Seven months after his return from Cuba, Juhn set off for Cuba again, this time with a small film crew. He had no idea where the film would take him even then, he said, “because the only solid information I had was that there was this Korean Cuban guy who played an important role in the revolution and then became the vice-minister.” The idea that sparked his imagination was “that an indentured servant grandfather was an independence fighter, and his son was a Cuban revolutionary. …that in itself, creates a compelling enough story,” Juhn said.
After several years of research and filming, and more than a year of editing, Juhn looks back and reflects that “I initially thought this would be a 20- or 30-minute feature video of my cool experience!” Even after returning from Cuba with his film crew, he said, he still thought it was going to be a documentary short.
Back home again, Juhn felt the pull of that history. His second trip to Cuba brought up more unanswered questions about Jeronimo. “From that point on, I started going around and interviewing everyone who crossed paths with Jeronimo, whether they were in Canada or across the U.S., or even Korea, because he went to Korea two times. I wanted to hear anything meaningful, whether positive or ambiguous.”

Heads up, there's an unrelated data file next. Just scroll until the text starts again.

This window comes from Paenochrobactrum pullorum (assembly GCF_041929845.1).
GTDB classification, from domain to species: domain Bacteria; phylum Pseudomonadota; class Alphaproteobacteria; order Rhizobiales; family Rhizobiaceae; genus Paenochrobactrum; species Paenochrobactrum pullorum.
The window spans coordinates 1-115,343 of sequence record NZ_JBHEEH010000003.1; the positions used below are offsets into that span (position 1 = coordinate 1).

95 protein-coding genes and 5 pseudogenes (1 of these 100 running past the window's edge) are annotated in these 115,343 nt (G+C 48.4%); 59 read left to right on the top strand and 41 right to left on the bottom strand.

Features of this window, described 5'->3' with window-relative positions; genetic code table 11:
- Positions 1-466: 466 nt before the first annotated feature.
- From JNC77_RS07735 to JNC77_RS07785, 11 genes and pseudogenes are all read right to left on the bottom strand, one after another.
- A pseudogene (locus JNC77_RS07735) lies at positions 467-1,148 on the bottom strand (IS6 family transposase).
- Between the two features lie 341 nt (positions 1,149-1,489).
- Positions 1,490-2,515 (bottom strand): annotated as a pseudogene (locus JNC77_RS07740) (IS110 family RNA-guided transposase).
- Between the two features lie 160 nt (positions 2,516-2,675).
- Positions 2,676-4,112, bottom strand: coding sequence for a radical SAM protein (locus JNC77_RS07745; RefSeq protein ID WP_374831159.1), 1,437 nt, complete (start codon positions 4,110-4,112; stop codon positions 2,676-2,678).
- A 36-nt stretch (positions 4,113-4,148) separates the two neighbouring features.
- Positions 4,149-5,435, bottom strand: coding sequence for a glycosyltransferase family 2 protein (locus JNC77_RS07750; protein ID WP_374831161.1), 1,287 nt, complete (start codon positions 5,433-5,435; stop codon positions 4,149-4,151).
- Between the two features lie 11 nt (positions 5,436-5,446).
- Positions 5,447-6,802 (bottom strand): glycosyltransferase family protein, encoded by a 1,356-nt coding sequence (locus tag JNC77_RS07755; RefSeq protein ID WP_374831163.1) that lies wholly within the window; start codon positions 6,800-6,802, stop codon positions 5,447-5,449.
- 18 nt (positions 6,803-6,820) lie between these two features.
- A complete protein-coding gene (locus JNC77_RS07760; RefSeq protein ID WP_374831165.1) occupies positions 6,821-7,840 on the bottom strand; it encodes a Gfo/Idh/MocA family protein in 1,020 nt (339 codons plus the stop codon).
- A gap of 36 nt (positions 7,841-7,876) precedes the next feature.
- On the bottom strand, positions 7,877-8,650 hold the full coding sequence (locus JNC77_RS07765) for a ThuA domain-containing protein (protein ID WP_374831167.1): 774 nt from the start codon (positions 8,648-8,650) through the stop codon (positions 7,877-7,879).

His research stretched over more than two years and revealed a story that begins with the young revolutionary Jeronimo and follows his life with photos, video footage, and interviews with eyewitnesses. It describes his career as a Castro government insider and concludes with him being a dedicated Korean community leader, working tirelessly as a volunteer to better the lives of fellow Korean Cubans.